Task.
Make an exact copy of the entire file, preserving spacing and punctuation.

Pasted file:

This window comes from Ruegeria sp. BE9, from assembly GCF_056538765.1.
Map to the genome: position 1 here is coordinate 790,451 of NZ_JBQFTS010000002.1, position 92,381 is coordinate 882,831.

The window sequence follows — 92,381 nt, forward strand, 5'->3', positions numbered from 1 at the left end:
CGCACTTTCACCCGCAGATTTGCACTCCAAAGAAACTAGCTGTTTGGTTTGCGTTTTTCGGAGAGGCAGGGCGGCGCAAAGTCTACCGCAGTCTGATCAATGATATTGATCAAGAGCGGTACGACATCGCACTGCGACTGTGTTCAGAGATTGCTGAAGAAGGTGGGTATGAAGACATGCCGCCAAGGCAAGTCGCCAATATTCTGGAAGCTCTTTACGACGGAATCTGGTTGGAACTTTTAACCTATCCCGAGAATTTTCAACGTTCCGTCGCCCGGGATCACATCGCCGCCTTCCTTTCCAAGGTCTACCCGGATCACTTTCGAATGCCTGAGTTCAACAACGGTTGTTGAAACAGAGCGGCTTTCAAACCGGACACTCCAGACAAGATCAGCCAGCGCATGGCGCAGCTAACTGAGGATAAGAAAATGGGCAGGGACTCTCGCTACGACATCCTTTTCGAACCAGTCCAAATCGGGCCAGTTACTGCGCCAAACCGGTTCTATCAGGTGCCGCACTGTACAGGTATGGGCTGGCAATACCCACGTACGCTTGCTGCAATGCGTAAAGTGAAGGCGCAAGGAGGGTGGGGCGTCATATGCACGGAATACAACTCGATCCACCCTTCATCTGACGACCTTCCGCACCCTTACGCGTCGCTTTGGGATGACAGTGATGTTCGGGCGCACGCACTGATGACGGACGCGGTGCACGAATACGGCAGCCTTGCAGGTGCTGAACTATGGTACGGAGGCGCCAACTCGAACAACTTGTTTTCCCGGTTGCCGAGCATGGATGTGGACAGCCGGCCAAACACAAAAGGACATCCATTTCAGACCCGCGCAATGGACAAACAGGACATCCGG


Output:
This window comes from Ruegeria sp. BE9, from assembly GCF_056538765.1.
Map to the genome: position 1 here is coordinate 790,451 of NZ_JBQFTS010000002.1, position 92,381 is coordinate 882,831.

The window sequence follows — 92,381 nt, forward strand, 5'->3', positions numbered from 1 at the left end:
CGCACTTTCACCCGCAGATTTGCACTCCAAAGAAACTAGCTGTTTGGTTTGCGTTTTTCGGAGAGGCAGGGCGGCGCAAAGTCTACCGCAGTCTGATCAATGATATTGATCAAGAGCGGTACGACATCGCACTGCGACTGTGTTCAGAGATTGCTGAAGAAGGTGGGTATGAAGACATGCCGCCAAGGCAAGTCGCCAATATTCTGGAAGCTCTTTACGACGGAATCTGGTTGGAACTTTTAACCTATCCCGAGAATTTTCAACGTTCCGTCGCCCGGGATCACATCGCCGCCTTCCTTTCCAAGGTCTACCCGGATCACTTTCGAATGCCTGAGTTCAACAACGGTTGTTGAAACAGAGCGGCTTTCAAACCGGACACTCCAGACAAGATCAGCCAGCGCATGGCGCAGCTAACTGAGGATAAGAAAATGGGCAGGGACTCTCGCTACGACATCCTTTTCGAACCAGTCCAAATCGGGCCAGTTACTGCGCCAAACCGGTTCTATCAGGTGCCGCACTGTACAGGTATGGGCTGGCAATACCCACGTACGCTTGCTGCAATGCGTAAAGTGAAGGCGCAAGGAGGGTGGGGCGTCATATGCACGGAATACAACTCGATCCACCCTTCATCTGACGACCTTCCGCACCCTTACGCGTCGCTTTGGGATGACAGTGATGTTCGGGCGCACGCACTGATGACGGACGCGGTGCACGAATACGGCAGCCTTGCAGGTGCTGAACTATGGTACGGAGGCGCCAACTCGAACAACTTGTTTTCCCGGTTGCCGAGCATGGATGTGGACAGCCGGCCAAACACAAAAGGACATCCATTTCAGACCCGCGCAATGGACAAACAGGACATCCGG